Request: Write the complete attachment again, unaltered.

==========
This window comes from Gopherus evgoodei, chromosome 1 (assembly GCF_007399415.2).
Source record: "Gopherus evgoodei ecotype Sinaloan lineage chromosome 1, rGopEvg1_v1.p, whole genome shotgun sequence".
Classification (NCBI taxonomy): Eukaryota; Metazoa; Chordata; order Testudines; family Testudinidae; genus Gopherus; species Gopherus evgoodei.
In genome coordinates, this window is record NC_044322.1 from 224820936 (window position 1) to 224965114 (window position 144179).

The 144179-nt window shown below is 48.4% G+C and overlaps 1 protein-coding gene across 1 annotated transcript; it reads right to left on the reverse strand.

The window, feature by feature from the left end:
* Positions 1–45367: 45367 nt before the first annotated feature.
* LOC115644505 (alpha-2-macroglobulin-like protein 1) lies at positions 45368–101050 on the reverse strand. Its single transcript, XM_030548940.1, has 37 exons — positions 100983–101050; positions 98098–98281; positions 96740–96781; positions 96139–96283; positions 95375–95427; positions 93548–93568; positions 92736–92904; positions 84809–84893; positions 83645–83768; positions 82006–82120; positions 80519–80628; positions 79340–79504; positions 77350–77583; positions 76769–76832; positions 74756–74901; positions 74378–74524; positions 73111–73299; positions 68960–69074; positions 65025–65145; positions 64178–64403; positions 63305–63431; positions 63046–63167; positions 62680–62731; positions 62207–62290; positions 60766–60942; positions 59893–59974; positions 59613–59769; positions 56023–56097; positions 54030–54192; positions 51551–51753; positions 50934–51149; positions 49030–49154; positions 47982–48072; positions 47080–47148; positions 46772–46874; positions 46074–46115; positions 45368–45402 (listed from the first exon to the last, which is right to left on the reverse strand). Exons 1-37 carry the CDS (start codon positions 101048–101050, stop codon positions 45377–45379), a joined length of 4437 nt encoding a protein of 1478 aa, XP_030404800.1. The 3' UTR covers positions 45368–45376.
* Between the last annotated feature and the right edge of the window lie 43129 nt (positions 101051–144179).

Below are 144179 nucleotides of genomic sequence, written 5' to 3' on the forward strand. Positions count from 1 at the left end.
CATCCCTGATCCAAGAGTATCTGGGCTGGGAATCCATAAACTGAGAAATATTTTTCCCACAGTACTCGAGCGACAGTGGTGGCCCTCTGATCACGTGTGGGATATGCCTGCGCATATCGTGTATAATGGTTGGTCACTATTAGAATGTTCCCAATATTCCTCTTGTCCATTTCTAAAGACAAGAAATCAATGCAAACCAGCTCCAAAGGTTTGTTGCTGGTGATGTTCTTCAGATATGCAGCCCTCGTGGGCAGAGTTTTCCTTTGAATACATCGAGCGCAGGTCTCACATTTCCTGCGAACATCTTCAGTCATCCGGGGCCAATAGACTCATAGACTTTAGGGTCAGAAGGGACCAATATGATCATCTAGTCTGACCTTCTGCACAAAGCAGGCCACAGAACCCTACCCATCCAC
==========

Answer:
This window comes from Gopherus evgoodei, chromosome 1 (assembly GCF_007399415.2).
Source record: "Gopherus evgoodei ecotype Sinaloan lineage chromosome 1, rGopEvg1_v1.p, whole genome shotgun sequence".
Classification (NCBI taxonomy): Eukaryota; Metazoa; Chordata; order Testudines; family Testudinidae; genus Gopherus; species Gopherus evgoodei.
In genome coordinates, this window is record NC_044322.1 from 224820936 (window position 1) to 224965114 (window position 144179).

The 144179-nt window shown below is 48.4% G+C and overlaps 1 protein-coding gene across 1 annotated transcript; it reads right to left on the reverse strand.

The window, feature by feature from the left end:
* Positions 1–45367: 45367 nt before the first annotated feature.
* LOC115644505 (alpha-2-macroglobulin-like protein 1) lies at positions 45368–101050 on the reverse strand. Its single transcript, XM_030548940.1, has 37 exons — positions 100983–101050; positions 98098–98281; positions 96740–96781; positions 96139–96283; positions 95375–95427; positions 93548–93568; positions 92736–92904; positions 84809–84893; positions 83645–83768; positions 82006–82120; positions 80519–80628; positions 79340–79504; positions 77350–77583; positions 76769–76832; positions 74756–74901; positions 74378–74524; positions 73111–73299; positions 68960–69074; positions 65025–65145; positions 64178–64403; positions 63305–63431; positions 63046–63167; positions 62680–62731; positions 62207–62290; positions 60766–60942; positions 59893–59974; positions 59613–59769; positions 56023–56097; positions 54030–54192; positions 51551–51753; positions 50934–51149; positions 49030–49154; positions 47982–48072; positions 47080–47148; positions 46772–46874; positions 46074–46115; positions 45368–45402 (listed from the first exon to the last, which is right to left on the reverse strand). Exons 1-37 carry the CDS (start codon positions 101048–101050, stop codon positions 45377–45379), a joined length of 4437 nt encoding a protein of 1478 aa, XP_030404800.1. The 3' UTR covers positions 45368–45376.
* Between the last annotated feature and the right edge of the window lie 43129 nt (positions 101051–144179).

Below are 144179 nucleotides of genomic sequence, written 5' to 3' on the forward strand. Positions count from 1 at the left end.
CATCCCTGATCCAAGAGTATCTGGGCTGGGAATCCATAAACTGAGAAATATTTTTCCCACAGTACTCGAGCGACAGTGGTGGCCCTCTGATCACGTGTGGGATATGCCTGCGCATATCGTGTATAATGGTTGGTCACTATTAGAATGTTCCCAATATTCCTCTTGTCCATTTCTAAAGACAAGAAATCAATGCAAACCAGCTCCAAAGGTTTGTTGCTGGTGATGTTCTTCAGATATGCAGCCCTCGTGGGCAGAGTTTTCCTTTGAATACATCGAGCGCAGGTCTCACATTTCCTGCGAACATCTTCAGTCATCCGGGGCCAATAGACTCATAGACTTTAGGGTCAGAAGGGACCAATATGATCATCTAGTCTGACCTTCTGCACAAAGCAGGCCACAGAACCCTACCCATCCAC